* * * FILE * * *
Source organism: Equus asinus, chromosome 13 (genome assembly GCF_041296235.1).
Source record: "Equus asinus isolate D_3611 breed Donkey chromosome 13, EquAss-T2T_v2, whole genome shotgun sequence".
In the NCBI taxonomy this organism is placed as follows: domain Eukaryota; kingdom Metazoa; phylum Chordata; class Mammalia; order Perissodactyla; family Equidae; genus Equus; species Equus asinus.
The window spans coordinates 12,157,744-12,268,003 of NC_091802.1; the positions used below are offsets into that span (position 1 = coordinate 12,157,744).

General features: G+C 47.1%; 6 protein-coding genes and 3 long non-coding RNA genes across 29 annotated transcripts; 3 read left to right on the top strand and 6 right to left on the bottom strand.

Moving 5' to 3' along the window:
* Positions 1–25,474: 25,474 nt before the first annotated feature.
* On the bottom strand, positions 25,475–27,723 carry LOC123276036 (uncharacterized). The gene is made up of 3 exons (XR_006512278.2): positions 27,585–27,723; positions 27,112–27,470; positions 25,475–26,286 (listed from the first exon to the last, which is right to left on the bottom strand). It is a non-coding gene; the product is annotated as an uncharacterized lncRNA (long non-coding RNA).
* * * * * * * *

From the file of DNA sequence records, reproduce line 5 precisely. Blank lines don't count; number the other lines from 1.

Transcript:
General features: G+C 47.1%; 6 protein-coding genes and 3 long non-coding RNA genes across 29 annotated transcripts; 3 read left to right on the top strand and 6 right to left on the bottom strand.